Bradbury offers an exercise to get you thinking and creating. He says to write down a list of things you love and hate. What do you want most in the world? What do you fear? This is where you will find your stories. He does this list in title form (The Attic, The Jar). Then he goes back through the list and adds details to the ones that move him most. Finally, he focuses on the idea that calls to him the loudest, the one that stirs the most emotion.

He recommends a few other daily exercises to keep your mind in shape.

  • Read Poetry everyday. He says that all reading (magazines, novels, nonfiction, etc) is needed, but poetry helps flex your creative muscles. It expands your senses, keeps you aware, and holds ideas.
  • Write at least 1000 words a day
  • Write a short story every week

The last one is really where the Zen comes in. In order to get a lot of writing work done, you have to relax. The more relaxed you can get, the easier the words will flow. Stressing out over who will like or dislike your work, or how much money you will make from it, is a sure way to crush your muse and your creativity. Bradbury says don't think about any of that until the work is done. It doesn't matter what order you put them in, you can not write to your true abilities if you can't follow these: RELAX, WORK, and DON'T THINK.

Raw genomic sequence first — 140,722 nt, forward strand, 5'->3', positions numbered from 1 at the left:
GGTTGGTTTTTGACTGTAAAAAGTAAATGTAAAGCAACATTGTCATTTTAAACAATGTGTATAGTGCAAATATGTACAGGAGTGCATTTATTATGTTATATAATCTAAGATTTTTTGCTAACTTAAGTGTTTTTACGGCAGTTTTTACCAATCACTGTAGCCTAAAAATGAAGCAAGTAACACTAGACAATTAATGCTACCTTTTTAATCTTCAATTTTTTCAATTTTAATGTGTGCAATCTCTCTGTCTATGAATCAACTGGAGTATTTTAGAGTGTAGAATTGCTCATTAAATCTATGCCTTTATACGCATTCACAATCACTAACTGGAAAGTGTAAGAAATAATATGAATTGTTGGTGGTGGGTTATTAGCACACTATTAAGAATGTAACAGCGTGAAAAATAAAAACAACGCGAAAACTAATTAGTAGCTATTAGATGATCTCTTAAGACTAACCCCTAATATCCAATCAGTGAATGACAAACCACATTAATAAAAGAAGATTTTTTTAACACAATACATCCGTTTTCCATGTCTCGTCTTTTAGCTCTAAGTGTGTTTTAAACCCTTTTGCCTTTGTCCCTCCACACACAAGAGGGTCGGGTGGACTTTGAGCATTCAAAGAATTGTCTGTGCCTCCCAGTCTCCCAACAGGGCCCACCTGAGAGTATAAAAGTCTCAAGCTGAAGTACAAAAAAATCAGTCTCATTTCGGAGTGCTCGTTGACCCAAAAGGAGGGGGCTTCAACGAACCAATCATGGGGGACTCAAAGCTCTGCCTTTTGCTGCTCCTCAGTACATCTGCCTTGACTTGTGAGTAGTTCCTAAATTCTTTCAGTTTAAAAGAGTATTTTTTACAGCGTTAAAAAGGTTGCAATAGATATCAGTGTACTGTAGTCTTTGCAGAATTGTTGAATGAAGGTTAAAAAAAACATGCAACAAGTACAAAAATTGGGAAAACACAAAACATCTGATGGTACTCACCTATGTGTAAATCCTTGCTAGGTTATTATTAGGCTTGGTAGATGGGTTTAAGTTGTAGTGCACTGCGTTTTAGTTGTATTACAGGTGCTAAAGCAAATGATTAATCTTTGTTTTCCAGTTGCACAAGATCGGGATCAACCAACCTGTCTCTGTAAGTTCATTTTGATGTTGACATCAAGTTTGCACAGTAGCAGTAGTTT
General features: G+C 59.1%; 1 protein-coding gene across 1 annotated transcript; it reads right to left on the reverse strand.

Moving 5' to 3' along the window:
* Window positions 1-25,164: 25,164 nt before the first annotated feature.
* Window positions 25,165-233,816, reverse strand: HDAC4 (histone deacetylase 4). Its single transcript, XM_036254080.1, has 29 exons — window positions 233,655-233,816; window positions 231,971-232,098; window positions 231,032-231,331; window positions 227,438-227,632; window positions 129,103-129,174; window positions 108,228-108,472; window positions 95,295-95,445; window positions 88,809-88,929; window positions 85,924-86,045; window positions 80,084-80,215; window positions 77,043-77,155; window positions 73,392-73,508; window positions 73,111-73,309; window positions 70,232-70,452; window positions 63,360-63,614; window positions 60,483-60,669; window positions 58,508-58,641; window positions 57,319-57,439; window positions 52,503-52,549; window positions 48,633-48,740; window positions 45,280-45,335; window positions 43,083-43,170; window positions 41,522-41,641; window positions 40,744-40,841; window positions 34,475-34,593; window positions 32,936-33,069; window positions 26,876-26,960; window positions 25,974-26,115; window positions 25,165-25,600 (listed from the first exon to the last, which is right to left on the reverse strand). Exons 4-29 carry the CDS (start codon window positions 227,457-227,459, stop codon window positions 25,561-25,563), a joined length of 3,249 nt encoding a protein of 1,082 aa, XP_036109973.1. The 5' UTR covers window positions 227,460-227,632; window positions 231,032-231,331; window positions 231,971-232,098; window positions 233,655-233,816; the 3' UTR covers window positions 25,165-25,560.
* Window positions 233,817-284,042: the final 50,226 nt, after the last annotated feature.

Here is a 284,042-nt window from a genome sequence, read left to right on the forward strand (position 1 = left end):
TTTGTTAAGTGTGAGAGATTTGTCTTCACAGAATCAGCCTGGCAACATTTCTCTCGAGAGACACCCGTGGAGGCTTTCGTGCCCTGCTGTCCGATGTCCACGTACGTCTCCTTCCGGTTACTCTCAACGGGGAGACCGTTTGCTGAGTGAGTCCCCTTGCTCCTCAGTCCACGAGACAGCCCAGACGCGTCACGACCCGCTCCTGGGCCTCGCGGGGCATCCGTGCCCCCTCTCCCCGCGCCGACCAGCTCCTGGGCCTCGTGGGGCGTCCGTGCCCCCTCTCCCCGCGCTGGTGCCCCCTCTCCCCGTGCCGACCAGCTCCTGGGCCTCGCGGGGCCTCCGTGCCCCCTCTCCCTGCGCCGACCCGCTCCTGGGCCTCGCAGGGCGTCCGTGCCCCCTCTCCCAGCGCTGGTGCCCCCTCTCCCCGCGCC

I loved this quote...

"The faster you blurt, the more swiftly you write, the more honest you are. In hesitation is thought." to finish this with his own advice. "In hesitation is thought." If you're thinking, you're not relaxed. If you're not relaxing, you're not working. It makes sense.

I am going to do my best to follow his advice in my own writing. What did you think? Do you agree or disagree with Ray Bradbury's advice and thoughts on the writing craft?

Thanks for stopping by for Memoir Monday. I'd love to hear your thoughts on Zen in the Art of Writing by Ray Bradbury.

Hope the rest of your week is productive and creative.

Kristin : )

Friday, January 8, 2010

My Very Own Book Addict

Here's my mom, AKA Mema ... Some people even call her MaryAnn. This picture was taken on the train coming home from BEA 09. She is happy to be sitting after a long day of walking and book collecting. She is also happy with the surprise mini bottle of wine I brought for her.